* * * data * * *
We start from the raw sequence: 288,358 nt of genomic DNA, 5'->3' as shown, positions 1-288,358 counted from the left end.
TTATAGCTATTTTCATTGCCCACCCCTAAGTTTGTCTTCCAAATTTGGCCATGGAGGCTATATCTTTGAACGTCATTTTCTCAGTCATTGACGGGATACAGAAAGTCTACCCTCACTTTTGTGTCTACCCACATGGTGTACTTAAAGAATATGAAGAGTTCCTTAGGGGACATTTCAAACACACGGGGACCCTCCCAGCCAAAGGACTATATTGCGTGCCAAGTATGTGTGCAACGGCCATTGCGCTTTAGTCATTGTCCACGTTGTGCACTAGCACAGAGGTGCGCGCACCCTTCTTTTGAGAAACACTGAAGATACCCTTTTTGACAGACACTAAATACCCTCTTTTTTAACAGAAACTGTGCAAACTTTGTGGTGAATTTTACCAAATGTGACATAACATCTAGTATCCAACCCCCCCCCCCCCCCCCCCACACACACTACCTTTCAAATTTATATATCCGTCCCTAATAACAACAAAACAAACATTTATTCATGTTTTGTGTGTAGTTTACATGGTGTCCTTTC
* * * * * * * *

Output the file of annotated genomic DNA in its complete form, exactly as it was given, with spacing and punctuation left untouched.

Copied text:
We start from the raw sequence: 288,358 nt of genomic DNA, 5'->3' as shown, positions 1-288,358 counted from the left end.
TTATAGCTATTTTCATTGCCCACCCCTAAGTTTGTCTTCCAAATTTGGCCATGGAGGCTATATCTTTGAACGTCATTTTCTCAGTCATTGACGGGATACAGAAAGTCTACCCTCACTTTTGTGTCTACCCACATGGTGTACTTAAAGAATATGAAGAGTTCCTTAGGGGACATTTCAAACACACGGGGACCCTCCCAGCCAAAGGACTATATTGCGTGCCAAGTATGTGTGCAACGGCCATTGCGCTTTAGTCATTGTCCACGTTGTGCACTAGCACAGAGGTGCGCGCACCCTTCTTTTGAGAAACACTGAAGATACCCTTTTTGACAGACACTAAATACCCTCTTTTTTAACAGAAACTGTGCAAACTTTGTGGTGAATTTTACCAAATGTGACATAACATCTAGTATCCAACCCCCCCCCCCCCCCCCCCACACACACTACCTTTCAAATTTATATATCCGTCCCTAATAACAACAAAACAAACATTTATTCATGTTTTGTGTGTAGTTTACATGGTGTCCTTTC